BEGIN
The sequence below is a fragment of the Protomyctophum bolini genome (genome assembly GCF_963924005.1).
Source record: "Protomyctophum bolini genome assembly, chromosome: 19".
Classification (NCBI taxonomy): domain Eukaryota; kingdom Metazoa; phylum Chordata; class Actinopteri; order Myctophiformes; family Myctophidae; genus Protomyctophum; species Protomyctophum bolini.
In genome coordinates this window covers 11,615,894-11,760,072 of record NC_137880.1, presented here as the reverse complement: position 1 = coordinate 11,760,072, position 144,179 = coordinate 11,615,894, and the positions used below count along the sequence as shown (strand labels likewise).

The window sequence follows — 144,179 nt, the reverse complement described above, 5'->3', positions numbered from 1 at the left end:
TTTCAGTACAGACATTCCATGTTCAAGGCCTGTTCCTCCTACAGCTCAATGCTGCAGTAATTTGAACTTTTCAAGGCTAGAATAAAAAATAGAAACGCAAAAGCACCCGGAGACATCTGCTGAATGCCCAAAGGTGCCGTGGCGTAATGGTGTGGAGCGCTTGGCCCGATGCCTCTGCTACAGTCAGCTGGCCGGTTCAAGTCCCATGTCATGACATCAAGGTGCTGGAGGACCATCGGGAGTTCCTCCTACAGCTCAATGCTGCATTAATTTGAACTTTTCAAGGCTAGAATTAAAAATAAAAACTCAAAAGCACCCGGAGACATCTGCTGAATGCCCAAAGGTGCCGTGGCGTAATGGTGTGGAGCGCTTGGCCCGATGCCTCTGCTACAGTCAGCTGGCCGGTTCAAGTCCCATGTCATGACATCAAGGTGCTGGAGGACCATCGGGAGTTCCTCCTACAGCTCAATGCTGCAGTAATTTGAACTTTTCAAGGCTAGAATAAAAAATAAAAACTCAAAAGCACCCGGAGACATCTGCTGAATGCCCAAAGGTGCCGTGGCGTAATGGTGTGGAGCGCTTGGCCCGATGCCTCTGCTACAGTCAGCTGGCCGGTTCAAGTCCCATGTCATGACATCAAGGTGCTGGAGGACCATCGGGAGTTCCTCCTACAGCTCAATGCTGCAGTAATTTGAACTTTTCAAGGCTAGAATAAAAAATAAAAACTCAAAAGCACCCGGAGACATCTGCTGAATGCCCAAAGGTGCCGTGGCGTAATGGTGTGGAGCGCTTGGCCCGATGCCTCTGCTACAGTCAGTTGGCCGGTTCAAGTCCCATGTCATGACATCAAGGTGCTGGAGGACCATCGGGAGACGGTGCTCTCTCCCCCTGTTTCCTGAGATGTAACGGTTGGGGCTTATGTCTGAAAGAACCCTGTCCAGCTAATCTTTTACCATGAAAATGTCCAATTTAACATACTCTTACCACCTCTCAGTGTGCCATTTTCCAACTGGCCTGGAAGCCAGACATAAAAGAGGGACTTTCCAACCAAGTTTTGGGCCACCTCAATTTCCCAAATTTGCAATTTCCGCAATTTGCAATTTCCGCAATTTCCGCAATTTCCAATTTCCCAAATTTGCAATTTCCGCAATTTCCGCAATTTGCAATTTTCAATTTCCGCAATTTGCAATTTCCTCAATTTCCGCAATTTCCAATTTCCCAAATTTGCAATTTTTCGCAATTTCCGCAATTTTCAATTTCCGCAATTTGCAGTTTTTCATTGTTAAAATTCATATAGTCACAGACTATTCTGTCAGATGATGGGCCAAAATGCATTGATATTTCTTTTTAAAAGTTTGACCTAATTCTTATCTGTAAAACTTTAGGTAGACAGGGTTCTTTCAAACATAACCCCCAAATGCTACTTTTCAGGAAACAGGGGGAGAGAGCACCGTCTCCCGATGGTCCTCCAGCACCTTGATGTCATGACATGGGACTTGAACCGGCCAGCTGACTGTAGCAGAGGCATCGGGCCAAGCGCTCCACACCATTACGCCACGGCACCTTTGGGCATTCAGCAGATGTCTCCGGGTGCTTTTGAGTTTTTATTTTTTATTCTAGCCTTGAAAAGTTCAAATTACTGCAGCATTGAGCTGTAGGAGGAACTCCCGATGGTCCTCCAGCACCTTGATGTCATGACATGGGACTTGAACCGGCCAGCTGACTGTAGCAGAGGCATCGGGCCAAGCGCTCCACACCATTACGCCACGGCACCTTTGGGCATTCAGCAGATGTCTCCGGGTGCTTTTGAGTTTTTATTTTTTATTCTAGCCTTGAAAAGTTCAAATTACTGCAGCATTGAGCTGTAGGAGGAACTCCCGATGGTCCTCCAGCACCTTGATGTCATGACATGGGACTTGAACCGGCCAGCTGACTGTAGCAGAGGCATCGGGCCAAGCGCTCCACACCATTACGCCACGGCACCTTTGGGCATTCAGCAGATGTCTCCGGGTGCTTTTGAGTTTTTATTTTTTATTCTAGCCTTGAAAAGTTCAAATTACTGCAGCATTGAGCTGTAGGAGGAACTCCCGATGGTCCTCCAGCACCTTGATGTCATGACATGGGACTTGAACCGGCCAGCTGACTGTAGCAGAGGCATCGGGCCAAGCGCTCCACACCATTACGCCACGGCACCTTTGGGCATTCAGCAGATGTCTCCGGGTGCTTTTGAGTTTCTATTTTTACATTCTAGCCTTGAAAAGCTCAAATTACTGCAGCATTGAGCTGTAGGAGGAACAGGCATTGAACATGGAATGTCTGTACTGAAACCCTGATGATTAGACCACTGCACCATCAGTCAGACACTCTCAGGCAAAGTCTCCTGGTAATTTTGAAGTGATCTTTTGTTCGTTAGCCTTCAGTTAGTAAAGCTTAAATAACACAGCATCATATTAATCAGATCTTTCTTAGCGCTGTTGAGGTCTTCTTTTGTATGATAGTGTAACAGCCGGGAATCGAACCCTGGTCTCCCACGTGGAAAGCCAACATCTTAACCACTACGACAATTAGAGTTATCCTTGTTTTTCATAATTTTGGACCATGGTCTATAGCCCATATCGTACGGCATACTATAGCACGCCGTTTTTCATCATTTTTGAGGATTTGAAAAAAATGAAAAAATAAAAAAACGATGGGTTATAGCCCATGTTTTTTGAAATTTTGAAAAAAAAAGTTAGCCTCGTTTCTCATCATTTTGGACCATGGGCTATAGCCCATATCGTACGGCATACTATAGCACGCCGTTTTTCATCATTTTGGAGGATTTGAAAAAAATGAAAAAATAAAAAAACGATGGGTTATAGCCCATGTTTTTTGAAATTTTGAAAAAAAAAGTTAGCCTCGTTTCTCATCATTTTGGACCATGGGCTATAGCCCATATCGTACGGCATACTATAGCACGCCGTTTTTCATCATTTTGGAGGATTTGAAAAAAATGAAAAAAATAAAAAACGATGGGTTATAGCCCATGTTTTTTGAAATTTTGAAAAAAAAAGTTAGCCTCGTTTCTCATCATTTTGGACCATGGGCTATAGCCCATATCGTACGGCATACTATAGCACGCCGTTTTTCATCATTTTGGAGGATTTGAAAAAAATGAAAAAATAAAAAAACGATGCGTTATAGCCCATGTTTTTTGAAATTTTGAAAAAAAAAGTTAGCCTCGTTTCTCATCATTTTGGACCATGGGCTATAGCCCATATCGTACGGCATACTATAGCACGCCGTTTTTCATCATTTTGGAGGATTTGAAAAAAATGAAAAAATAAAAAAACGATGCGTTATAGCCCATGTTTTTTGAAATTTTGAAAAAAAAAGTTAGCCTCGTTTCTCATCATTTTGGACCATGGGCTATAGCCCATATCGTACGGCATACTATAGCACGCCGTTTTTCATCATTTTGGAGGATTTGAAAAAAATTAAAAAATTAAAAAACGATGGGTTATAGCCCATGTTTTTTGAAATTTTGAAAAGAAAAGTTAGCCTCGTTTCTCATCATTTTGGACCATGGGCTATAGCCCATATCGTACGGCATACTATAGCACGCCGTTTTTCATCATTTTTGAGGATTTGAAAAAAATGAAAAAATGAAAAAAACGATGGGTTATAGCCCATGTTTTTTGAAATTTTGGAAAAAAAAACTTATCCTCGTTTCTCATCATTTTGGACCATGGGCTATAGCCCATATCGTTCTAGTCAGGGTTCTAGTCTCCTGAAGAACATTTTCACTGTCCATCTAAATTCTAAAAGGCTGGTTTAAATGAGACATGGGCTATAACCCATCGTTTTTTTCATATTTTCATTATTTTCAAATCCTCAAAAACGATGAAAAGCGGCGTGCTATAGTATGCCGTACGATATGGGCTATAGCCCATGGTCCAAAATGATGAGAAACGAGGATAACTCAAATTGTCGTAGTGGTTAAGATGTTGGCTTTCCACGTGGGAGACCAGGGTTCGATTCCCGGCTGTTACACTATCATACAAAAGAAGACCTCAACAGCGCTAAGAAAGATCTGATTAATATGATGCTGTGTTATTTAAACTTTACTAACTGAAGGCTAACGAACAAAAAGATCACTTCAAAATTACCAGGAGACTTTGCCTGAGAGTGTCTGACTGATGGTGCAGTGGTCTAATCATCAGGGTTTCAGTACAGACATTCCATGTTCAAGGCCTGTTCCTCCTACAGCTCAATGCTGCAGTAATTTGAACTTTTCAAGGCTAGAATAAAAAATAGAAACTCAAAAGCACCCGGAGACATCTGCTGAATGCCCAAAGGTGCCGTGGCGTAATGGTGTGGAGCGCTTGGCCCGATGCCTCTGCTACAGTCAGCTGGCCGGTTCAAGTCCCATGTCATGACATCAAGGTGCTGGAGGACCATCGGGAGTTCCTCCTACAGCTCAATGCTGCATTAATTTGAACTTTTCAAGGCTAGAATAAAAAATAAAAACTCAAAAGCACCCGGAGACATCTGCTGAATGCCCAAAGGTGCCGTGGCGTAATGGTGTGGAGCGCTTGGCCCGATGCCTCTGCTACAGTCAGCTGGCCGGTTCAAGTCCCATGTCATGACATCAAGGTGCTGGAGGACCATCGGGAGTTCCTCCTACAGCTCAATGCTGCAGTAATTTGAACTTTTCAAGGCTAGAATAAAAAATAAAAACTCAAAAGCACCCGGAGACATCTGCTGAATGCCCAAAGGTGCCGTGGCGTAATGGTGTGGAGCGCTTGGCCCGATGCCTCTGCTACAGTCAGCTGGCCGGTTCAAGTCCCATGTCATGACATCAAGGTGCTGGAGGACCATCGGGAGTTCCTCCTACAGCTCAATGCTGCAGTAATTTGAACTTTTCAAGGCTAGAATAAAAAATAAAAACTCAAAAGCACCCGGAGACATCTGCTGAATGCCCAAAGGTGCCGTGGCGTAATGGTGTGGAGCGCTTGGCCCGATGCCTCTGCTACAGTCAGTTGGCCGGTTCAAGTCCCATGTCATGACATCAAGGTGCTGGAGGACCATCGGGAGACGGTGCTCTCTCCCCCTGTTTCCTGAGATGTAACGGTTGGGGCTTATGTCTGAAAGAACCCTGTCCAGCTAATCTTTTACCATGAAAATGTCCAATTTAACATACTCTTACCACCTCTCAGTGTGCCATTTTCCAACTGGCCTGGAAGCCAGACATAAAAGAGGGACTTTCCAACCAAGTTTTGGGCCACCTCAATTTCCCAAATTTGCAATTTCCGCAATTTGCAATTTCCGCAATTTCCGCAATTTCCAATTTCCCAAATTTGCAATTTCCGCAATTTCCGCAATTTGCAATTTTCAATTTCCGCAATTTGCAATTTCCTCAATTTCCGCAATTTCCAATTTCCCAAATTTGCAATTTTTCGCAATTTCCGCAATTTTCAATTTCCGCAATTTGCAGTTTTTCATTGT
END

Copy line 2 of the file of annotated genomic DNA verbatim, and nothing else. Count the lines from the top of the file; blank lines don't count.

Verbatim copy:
Source record: "Protomyctophum bolini genome assembly, chromosome: 19".